Sara's Past

By: Ernie Lindsey

(The Sara Winthrop Thriller Series Book 2)

Chapter 1





Detective Emerson Barker was not happy.

He marched across the playground, enduring yet another sprinkling, foggy afternoon in Portland, Oregon. You’d think the gods would allow the weekends to be nice, if nothing else, but at least the changing leaves gave some color to the drab, dreary gray.

As he approached the squealing children, he thought about his former partner, a memory that would never fade.

Detective Jonathan Johnson, DJ, JonJon, had taken a bullet trying to protect the woman that Barker now trudged toward. It had been honorable of DJ, trading his life for this small family, but damn, one life lost was one too many.

Barker thought, It’s been what, well over a year already? Time don’t wait for the dead to come back, but we still miss you, cowboy.

He stepped in a puddle, splashing sandy, dirty water onto his slacks, making his left shoe soggy and cold. “Son of a—” He caught the last word, wrenched it back, realizing he was within earshot of Sara Winthrop and her children. The twins, Lacey and Callie, and Jacob, her son, who was unfortunate enough to have not one, but two older sisters to torment him.

Over the past year, Barker had occasionally checked in on the Winthrops, making sure they were mentally sound and had gotten their lives nudged in the right direction again. Surviving the kidnapping, beating that crazy girl, Shelley Sergeant, at her own game—it’d been rougher on Sara than the kids.

Although, since he’d last checked maybe two months ago, she seemed to be settling into something that could resemble normality. Finally.

Which is exactly why he was so red-faced pissed regarding his current assignment. But, as they say, bullshit rolls downhill, and he was left with the task of asking Sara Winthrop to come out of retirement, so to speak. As he approached Sara but before he greeted her, his last thought was of Donald Timms, the pristine jerk from the FBI, and how he wished he’d told the self-righteous dickwad where he could shove it back in the captain’s office that morning.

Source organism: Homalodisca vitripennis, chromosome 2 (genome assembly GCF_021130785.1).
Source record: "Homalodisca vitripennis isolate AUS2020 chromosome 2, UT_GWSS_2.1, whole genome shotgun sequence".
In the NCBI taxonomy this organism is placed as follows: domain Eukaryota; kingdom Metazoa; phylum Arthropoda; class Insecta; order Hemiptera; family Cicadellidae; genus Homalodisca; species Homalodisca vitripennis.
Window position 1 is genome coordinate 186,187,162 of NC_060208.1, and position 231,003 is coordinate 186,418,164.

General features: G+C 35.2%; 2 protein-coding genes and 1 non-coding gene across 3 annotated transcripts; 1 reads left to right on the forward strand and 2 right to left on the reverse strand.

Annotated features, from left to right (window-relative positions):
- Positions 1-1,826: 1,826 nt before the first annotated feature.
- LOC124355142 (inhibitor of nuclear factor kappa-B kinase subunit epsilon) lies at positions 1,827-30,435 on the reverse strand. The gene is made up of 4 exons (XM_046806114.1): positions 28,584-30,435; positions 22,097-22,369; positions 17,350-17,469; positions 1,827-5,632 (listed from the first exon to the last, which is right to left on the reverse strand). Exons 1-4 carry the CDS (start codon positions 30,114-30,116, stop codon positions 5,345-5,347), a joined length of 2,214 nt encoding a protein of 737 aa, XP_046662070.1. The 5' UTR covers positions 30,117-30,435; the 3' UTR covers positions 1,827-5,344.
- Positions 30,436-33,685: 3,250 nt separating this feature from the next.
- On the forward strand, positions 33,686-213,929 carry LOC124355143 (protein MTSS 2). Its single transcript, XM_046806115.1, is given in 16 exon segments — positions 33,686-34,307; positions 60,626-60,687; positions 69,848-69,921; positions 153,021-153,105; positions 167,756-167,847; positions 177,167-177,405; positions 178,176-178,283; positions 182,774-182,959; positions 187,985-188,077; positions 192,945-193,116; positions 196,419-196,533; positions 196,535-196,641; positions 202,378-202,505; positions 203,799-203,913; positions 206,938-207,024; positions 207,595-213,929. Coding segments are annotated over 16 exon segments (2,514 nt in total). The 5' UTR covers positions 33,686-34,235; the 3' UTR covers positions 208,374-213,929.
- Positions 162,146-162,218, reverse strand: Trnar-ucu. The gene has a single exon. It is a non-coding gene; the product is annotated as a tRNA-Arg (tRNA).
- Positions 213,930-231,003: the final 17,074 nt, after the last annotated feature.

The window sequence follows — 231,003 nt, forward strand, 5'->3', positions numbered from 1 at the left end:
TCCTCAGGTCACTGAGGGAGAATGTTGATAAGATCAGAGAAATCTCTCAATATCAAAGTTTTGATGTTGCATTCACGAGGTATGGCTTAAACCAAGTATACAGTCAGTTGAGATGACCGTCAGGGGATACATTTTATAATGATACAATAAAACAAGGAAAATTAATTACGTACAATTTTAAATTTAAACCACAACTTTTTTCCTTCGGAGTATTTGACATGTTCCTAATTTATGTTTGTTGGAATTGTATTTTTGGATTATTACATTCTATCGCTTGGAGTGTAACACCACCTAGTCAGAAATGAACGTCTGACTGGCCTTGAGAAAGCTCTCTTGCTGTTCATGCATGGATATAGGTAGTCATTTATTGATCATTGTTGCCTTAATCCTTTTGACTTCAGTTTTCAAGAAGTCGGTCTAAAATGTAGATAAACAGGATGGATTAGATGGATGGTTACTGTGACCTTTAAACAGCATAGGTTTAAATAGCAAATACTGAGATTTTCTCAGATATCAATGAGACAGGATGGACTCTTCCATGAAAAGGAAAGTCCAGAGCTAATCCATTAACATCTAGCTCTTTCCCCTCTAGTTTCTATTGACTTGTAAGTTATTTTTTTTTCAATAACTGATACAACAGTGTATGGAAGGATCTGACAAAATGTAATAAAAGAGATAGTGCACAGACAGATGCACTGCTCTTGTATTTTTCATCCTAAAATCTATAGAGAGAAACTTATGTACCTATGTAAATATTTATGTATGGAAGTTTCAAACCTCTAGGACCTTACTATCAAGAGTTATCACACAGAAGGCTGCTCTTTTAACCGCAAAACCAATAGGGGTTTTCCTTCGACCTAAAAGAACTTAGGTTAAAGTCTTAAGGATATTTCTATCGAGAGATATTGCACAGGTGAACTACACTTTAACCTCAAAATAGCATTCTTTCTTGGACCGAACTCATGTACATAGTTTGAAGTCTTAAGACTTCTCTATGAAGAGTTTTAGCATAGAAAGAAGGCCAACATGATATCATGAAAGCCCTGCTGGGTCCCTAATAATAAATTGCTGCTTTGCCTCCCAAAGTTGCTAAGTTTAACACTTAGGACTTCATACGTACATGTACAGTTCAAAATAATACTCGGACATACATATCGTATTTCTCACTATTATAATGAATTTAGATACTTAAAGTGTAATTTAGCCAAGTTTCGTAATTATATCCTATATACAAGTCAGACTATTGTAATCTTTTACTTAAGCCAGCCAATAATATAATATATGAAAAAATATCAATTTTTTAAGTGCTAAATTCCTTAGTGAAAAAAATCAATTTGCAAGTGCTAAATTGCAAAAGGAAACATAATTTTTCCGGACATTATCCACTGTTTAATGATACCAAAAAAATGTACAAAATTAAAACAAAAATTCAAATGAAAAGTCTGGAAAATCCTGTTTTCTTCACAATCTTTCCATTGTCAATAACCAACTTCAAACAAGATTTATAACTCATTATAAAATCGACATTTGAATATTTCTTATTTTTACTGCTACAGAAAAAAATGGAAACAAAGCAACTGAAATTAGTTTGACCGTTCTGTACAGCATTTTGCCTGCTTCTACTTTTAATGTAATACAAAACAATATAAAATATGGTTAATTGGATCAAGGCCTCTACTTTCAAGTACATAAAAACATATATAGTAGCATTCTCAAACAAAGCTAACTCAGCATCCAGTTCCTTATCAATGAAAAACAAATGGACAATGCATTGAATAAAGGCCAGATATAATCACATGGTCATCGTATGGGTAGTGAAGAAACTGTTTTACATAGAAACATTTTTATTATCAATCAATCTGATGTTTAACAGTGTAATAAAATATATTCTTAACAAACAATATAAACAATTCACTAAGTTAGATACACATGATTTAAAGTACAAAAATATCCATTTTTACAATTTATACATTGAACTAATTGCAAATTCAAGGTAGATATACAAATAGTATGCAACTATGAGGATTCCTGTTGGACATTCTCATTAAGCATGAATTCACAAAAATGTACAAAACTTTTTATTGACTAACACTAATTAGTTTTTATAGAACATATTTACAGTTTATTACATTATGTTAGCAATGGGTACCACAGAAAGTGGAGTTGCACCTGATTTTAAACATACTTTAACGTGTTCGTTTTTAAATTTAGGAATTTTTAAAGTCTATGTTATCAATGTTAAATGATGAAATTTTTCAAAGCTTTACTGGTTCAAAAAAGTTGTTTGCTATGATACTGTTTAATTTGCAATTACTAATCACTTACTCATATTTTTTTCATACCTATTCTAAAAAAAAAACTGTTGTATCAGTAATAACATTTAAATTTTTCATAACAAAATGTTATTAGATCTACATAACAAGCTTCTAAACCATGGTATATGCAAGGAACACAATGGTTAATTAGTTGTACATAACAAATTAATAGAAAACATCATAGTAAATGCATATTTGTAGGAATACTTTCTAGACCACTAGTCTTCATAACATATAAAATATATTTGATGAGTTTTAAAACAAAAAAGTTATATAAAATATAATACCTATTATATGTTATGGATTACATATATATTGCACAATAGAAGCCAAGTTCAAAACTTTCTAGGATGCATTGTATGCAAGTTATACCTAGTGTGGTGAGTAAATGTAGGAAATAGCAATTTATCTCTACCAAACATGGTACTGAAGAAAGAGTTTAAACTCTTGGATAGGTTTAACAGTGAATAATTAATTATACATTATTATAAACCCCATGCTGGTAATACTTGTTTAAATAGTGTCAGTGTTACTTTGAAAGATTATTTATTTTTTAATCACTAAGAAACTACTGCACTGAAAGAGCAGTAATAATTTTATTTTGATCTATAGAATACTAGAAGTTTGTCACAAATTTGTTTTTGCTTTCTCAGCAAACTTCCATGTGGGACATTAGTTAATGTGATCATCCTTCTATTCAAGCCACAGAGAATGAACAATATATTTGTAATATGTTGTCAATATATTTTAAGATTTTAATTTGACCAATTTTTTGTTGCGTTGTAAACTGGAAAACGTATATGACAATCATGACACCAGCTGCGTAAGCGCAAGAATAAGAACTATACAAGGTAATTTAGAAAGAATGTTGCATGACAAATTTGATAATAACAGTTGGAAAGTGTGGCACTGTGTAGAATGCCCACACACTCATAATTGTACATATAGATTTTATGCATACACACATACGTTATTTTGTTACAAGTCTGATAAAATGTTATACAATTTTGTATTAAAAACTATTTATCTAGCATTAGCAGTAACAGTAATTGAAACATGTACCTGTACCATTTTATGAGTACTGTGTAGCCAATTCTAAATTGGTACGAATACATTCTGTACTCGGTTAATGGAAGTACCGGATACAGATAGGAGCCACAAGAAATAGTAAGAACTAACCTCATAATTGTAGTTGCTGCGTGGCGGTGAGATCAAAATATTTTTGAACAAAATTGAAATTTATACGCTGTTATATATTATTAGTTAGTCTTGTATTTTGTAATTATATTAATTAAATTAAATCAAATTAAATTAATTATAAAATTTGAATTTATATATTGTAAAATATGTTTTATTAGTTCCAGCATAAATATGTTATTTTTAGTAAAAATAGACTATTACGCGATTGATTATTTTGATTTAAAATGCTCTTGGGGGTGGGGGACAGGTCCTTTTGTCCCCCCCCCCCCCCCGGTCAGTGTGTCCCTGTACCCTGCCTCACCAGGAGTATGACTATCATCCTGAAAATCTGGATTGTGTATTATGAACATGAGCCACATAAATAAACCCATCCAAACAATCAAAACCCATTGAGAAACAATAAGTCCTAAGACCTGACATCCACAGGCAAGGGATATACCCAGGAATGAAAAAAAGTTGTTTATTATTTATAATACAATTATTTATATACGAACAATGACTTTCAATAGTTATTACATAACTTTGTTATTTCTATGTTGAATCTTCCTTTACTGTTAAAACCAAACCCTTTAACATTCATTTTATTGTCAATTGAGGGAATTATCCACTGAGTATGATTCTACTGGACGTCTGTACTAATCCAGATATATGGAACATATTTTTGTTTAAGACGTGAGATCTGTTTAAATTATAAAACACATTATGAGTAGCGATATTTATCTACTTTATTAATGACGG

* * *



Sara moved from child to child to child, pushing them on the swings, laughing and avoiding the shoe-scuffed, rain-filled crevices below each one. “Watch your feet,” she said. “The sharks might nibble on your toes.”

The mist had evolved into a drizzle, and Barker angled his umbrella against the wind, blocking the cool shards of precipitation prickling his cheeks. He said, “You do know it’s raining, right?”

Sara jumped, yelped, and covered her mouth. She said, “Barker. Jesus, you scared the sh—you scared the crap out of me.”

Still jumpy, Barker thought. That’ll probably never go away. Not completely.

“Sorry about that. I know better.”

Sara forced an awkward smile and nodded. “You should.”

“Went by your house. Miss Willow said I could find you down here.” The wind kicked up and brought with it heavier, fatter drops of rain. Barker shuddered and turned his back to the onslaught. “Never stops, does it? Can we go over to that shelter? I’d like to talk to you about something.”

“Sure. Kids? Come on, it’s raining too much, let’s follow Mr. Bloodhound over to the shelter, okay?” Like most Portland children who were used to it, the rain was just another aspect of typical northwestern weather to ignore, and they protested. Sara insisted and off they went, running, with the twins in the lead and Jacob quickly catching up.

Barker took a longer, steadier look at Sara. A few more streaks of gray in her hair—brought on by stress, most likely—and the darkness under her eyes had deepened a shade or two. “You sleeping much?” He held his umbrella over her head as they walked.

“Yeah. A little here and there. Why?”

“Just checking.” Of course he wasn’t going to say anything about her appearance. It’d only taken him three ex-wives to learn that lesson.

Sara crossed her arms, tucked her hands into the warmth of her armpits, and leaned further into him under the umbrella. “I look like hell, don’t I?”

Barker smirked. “Objection, Your Honor. Leading the witness.”

Sara chuckled. It was good to hear that laugh. He wondered how much of that had gone on around the Winthrop household lately. A wild guess said not much on Sara’s part.

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